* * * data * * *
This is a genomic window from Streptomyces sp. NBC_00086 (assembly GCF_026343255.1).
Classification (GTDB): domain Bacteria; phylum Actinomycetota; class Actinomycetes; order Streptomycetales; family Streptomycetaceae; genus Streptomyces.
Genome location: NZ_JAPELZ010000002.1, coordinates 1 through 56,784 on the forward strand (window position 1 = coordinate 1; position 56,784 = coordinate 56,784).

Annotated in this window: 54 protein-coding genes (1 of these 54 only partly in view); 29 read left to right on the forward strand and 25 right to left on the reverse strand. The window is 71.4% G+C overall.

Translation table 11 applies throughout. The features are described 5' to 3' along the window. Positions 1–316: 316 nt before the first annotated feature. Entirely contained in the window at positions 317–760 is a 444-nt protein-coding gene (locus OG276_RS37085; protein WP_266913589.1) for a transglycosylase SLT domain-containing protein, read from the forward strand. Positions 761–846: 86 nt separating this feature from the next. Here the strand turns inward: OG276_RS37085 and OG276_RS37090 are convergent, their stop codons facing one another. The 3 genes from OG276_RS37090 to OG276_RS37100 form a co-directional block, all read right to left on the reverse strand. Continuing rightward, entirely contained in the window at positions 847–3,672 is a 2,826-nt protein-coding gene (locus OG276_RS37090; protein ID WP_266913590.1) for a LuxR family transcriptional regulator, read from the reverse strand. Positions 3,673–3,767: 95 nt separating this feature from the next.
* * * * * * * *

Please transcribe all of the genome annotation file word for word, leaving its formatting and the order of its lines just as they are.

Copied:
This is a genomic window from Streptomyces sp. NBC_00086 (assembly GCF_026343255.1).
Classification (GTDB): domain Bacteria; phylum Actinomycetota; class Actinomycetes; order Streptomycetales; family Streptomycetaceae; genus Streptomyces.
Genome location: NZ_JAPELZ010000002.1, coordinates 1 through 56,784 on the forward strand (window position 1 = coordinate 1; position 56,784 = coordinate 56,784).

Annotated in this window: 54 protein-coding genes (1 of these 54 only partly in view); 29 read left to right on the forward strand and 25 right to left on the reverse strand. The window is 71.4% G+C overall.

Translation table 11 applies throughout. The features are described 5' to 3' along the window. Positions 1–316: 316 nt before the first annotated feature. Entirely contained in the window at positions 317–760 is a 444-nt protein-coding gene (locus OG276_RS37085; protein WP_266913589.1) for a transglycosylase SLT domain-containing protein, read from the forward strand. Positions 761–846: 86 nt separating this feature from the next. Here the strand turns inward: OG276_RS37085 and OG276_RS37090 are convergent, their stop codons facing one another. The 3 genes from OG276_RS37090 to OG276_RS37100 form a co-directional block, all read right to left on the reverse strand. Continuing rightward, entirely contained in the window at positions 847–3,672 is a 2,826-nt protein-coding gene (locus OG276_RS37090; protein ID WP_266913590.1) for a LuxR family transcriptional regulator, read from the reverse strand. Positions 3,673–3,767: 95 nt separating this feature from the next.